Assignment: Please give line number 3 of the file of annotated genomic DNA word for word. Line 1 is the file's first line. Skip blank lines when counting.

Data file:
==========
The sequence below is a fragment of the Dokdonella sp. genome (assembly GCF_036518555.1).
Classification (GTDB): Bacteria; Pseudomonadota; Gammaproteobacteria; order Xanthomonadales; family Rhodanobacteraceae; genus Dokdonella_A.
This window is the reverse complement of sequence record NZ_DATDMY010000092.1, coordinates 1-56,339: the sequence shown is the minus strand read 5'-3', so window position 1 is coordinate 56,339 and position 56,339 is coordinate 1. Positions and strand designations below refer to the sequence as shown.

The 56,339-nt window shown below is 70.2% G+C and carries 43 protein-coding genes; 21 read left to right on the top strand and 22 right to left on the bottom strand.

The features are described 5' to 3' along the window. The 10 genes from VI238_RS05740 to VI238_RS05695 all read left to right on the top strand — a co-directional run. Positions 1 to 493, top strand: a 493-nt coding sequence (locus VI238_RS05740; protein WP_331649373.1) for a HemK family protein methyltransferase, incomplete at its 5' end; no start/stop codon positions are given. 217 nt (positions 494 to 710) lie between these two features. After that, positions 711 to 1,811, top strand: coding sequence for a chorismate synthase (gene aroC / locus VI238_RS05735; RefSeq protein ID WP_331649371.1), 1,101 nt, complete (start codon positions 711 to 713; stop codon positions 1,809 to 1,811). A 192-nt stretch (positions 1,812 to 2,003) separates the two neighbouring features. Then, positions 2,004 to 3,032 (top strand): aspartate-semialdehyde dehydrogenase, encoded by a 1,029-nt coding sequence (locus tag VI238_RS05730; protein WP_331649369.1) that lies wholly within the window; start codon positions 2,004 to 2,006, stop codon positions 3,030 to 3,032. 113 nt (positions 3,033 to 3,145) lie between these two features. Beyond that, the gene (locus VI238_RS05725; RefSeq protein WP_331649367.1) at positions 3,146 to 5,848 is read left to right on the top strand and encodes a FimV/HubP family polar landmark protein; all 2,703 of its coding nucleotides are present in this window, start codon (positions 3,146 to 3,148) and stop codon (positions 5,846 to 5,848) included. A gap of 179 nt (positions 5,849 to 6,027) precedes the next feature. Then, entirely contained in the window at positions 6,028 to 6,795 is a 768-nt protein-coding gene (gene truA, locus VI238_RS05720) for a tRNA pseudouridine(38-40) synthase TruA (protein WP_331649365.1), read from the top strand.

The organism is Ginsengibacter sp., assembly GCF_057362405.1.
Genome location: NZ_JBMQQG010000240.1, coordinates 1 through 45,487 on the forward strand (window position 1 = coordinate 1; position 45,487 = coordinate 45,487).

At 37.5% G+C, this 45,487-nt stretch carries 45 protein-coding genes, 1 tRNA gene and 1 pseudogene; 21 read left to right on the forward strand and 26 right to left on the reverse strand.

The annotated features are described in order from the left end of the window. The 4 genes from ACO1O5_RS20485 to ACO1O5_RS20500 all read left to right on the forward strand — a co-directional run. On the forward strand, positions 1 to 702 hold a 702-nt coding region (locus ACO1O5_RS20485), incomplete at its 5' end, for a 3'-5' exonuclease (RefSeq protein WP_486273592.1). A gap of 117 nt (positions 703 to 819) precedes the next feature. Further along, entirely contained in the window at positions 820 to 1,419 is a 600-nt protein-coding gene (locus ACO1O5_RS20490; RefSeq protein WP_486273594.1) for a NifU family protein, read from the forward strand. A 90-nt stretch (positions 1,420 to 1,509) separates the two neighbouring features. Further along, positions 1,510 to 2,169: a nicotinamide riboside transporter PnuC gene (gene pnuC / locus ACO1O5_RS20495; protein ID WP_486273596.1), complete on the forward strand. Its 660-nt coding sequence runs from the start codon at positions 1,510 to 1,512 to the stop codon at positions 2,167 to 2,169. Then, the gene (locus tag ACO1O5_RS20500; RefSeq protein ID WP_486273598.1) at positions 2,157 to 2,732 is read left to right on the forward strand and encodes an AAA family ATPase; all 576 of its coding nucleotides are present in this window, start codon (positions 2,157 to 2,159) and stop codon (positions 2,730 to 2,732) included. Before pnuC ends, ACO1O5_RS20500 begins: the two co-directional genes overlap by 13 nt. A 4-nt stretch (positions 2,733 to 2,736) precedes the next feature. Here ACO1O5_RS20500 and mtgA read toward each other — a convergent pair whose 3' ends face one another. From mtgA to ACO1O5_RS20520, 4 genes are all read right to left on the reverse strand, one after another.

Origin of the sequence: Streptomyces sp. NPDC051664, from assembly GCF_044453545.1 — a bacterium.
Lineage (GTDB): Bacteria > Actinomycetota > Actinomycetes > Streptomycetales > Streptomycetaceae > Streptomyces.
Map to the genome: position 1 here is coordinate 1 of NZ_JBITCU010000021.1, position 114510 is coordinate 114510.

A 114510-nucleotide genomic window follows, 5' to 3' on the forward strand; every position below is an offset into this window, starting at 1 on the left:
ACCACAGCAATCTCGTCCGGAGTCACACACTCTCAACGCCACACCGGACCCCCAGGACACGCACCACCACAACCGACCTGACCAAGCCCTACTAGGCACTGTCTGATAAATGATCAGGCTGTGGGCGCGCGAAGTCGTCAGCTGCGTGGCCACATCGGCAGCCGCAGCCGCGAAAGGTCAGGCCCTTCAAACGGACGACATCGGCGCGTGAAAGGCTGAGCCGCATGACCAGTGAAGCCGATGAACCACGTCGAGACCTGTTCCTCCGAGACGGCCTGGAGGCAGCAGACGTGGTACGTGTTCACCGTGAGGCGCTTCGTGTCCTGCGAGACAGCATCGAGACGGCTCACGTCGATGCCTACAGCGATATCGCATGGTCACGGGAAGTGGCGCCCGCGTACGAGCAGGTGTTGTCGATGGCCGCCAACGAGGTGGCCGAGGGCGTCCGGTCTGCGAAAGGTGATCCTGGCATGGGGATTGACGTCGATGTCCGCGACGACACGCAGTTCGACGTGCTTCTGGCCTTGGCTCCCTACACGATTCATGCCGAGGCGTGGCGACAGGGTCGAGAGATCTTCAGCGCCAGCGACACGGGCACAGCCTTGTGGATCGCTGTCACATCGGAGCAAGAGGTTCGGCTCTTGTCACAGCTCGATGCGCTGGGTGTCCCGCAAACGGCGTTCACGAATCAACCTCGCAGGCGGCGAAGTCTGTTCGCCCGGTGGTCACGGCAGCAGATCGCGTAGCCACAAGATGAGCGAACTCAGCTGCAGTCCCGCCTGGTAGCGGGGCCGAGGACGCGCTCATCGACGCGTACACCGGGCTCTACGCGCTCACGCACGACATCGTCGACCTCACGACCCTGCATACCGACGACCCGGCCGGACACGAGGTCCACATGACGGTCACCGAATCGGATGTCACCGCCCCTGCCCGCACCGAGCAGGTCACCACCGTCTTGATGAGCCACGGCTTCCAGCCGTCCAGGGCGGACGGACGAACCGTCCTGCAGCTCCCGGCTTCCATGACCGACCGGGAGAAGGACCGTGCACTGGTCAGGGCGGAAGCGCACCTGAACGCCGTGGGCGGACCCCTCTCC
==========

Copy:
This window is the reverse complement of sequence record NZ_DATDMY010000092.1, coordinates 1-56,339: the sequence shown is the minus strand read 5'-3', so window position 1 is coordinate 56,339 and position 56,339 is coordinate 1. Positions and strand designations below refer to the sequence as shown.